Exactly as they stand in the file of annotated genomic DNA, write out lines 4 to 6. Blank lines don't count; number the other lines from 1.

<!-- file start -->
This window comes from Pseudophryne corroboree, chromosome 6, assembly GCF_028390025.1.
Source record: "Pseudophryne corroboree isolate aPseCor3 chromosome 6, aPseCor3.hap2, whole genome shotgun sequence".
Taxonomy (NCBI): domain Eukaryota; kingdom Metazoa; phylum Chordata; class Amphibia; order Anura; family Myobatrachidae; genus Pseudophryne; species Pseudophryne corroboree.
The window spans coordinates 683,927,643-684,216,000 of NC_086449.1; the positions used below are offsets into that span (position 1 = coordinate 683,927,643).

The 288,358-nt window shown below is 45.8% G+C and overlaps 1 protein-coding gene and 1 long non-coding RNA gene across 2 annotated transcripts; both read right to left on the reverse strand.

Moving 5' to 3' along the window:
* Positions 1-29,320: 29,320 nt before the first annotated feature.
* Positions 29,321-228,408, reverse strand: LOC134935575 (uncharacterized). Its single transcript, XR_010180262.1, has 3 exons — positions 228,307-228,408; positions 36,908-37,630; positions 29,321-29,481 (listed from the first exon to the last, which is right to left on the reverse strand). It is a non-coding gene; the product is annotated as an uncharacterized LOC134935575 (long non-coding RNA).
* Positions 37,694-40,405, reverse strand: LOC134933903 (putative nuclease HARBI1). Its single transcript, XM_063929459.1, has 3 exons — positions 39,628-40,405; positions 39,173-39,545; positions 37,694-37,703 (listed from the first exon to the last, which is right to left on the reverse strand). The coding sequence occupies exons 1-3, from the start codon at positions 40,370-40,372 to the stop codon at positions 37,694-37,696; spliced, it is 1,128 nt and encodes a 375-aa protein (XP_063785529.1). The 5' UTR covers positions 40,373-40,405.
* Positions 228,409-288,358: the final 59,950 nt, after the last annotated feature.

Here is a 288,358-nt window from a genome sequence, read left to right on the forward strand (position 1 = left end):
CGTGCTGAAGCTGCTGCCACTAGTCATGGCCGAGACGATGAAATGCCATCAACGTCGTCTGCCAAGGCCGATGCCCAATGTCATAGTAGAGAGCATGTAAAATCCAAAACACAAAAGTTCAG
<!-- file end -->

The window spans coordinates 683,927,643-684,216,000 of NC_086449.1; the positions used below are offsets into that span (position 1 = coordinate 683,927,643).

The 288,358-nt window shown below is 45.8% G+C and overlaps 1 protein-coding gene and 1 long non-coding RNA gene across 2 annotated transcripts; both read right to left on the reverse strand.

Moving 5' to 3' along the window: